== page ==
Usual commercial lease terms

Summary of available lease types - not applicable.

Alterations/modifications - the tenant has the right to use the rented property according to the contractual agreements. Alterations are permitted with the landlord’s consent or as provided in the contract.

Assignment and sub/under letting - not applicable.

Destruction/reinstatement - at the termination of the agreement, the tenant must reinstate the rented property to the same condition as at the beginning of the tenancy, taking into account fair wear and tear due to reasonable use.

Duration of lease - not applicable.

Forfeiture/irritancy - not applicable.

Insurance - landlords usually insure the building, while tenants usually take out comprehensive household insurance.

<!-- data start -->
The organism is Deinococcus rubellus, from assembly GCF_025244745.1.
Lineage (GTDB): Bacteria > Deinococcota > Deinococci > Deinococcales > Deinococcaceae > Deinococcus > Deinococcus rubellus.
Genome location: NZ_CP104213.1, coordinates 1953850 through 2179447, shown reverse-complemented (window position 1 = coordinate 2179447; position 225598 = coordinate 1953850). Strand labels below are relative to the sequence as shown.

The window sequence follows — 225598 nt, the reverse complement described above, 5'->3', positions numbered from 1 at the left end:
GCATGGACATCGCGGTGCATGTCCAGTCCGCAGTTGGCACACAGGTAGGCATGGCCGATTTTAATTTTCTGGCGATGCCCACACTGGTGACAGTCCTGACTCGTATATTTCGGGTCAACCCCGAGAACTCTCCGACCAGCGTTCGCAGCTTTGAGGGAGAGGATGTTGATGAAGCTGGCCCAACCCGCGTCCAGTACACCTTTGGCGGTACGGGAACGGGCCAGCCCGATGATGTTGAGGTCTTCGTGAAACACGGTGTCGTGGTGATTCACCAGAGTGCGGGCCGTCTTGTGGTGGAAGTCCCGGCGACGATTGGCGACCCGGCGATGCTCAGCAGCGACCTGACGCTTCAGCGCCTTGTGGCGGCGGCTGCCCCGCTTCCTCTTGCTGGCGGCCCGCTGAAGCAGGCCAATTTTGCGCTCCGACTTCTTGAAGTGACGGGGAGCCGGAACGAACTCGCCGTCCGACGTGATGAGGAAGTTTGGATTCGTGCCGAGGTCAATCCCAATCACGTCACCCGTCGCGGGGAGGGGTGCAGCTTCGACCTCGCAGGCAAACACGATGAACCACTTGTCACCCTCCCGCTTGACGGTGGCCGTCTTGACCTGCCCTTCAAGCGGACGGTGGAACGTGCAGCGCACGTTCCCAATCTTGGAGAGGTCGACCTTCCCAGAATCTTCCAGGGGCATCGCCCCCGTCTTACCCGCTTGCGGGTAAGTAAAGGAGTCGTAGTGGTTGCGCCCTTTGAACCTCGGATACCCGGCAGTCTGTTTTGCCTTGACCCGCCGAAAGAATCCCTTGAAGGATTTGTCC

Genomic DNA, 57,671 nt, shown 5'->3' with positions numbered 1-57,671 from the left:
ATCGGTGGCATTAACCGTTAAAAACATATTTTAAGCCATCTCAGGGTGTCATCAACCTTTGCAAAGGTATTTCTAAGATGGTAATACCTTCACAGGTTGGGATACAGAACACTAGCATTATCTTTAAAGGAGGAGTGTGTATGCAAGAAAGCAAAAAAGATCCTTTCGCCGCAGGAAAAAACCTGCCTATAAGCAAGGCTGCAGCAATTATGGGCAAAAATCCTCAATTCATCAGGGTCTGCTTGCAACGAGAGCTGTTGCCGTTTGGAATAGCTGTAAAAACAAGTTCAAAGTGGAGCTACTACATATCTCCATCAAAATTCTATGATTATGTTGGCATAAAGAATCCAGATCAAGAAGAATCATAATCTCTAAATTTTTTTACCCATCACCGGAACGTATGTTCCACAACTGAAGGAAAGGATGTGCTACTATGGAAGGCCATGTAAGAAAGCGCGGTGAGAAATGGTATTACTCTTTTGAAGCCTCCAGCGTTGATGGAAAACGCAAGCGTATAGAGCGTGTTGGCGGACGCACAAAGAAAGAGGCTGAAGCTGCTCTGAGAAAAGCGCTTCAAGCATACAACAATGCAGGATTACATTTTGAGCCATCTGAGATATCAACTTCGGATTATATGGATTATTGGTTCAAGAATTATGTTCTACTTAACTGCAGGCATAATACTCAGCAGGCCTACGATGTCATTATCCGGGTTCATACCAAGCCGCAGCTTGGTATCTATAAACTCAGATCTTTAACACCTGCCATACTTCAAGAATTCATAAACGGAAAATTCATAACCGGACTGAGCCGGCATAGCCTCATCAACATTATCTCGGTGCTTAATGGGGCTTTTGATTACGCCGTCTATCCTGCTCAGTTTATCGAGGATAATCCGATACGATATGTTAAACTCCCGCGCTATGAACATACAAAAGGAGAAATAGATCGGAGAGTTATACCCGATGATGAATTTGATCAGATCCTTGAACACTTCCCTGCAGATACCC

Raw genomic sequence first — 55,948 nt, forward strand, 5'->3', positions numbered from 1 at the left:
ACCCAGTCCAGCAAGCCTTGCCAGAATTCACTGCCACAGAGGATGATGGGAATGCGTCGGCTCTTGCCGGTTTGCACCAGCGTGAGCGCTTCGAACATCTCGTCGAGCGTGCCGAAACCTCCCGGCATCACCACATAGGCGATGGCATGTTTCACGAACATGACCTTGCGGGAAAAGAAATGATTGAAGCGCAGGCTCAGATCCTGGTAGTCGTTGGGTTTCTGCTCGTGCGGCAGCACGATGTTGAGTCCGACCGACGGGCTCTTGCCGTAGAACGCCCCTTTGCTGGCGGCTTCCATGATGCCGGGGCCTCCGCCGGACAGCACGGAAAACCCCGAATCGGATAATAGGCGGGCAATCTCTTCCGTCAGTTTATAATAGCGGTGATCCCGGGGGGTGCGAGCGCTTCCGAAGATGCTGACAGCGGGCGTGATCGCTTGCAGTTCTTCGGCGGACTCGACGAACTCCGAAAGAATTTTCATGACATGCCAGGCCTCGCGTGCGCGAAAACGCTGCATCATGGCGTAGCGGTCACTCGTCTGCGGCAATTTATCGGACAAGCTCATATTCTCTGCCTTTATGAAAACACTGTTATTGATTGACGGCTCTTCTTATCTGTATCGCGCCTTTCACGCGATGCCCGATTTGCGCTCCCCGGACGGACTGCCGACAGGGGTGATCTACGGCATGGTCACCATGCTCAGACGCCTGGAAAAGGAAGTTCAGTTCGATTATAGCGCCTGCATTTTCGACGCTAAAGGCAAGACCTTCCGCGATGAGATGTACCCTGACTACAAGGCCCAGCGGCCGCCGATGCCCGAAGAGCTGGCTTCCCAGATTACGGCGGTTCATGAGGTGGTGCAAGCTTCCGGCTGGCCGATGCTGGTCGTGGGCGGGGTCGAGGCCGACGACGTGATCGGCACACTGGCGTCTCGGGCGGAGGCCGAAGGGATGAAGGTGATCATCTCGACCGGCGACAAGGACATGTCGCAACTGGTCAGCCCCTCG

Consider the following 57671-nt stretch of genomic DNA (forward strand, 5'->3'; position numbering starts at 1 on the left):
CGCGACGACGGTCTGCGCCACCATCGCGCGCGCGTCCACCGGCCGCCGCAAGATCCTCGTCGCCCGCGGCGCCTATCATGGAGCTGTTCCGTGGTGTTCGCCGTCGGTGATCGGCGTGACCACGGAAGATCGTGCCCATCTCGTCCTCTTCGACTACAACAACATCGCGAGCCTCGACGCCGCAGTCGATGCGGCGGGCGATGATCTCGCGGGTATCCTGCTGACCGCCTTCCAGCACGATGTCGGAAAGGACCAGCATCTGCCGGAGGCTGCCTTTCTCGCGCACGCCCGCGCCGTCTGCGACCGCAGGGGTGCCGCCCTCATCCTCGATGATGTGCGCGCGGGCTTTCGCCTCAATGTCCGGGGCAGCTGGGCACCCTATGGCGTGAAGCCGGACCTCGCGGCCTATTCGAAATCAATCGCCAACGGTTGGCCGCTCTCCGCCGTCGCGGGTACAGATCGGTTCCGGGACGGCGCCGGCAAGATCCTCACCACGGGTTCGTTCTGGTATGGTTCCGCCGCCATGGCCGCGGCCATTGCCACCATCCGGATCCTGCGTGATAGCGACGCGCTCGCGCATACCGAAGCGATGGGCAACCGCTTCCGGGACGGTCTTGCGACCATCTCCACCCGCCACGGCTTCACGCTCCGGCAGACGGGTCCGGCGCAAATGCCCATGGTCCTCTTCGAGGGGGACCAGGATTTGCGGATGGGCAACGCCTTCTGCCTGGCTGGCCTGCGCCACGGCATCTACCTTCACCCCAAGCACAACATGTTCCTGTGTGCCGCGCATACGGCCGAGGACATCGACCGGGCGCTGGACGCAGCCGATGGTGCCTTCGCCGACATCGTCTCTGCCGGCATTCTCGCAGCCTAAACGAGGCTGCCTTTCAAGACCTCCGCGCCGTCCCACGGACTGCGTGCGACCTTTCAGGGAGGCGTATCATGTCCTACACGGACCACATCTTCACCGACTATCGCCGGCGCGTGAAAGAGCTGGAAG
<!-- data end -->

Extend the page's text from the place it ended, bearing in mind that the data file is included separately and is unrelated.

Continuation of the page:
Rent review - generally, where the contract ties the rent and its review to an index (such as the Swiss consumer price index ('Schweizerische Landesindex der Konsumentenpreise'), rent payments may be adjusted accordingly.

Repair/decoration/furnishing - generally, the landlord is obliged to provide the rented property in good order and in a serviceable condition, and is responsible for maintaining it in such a condition.

Service charge - generally, all charges and taxes have to be paid by the landlord. The tenant pays the actual costs of utilities, such as public charges, heating, water and so on.

Tenant’s duties - not applicable

Termination/break clauses - there is a distinction between rental agreements that are limited and unlimited in time. Tenancies either expire by lapse of time or are brought to an end by notice to quit. A notice to quit can be served out of court, but it must be filed with the court if the landlord wishes to execute it. In some circumstances determined by law (for example, where the rented property is unusable, there are arrears of rent or the property is damaged), the rental agreement may be terminated early by service of an ‘instant’ (or ‘extraordinary’) notice to quit. The competences of the Princely Court must be taken into account in certain cases regarding break clauses.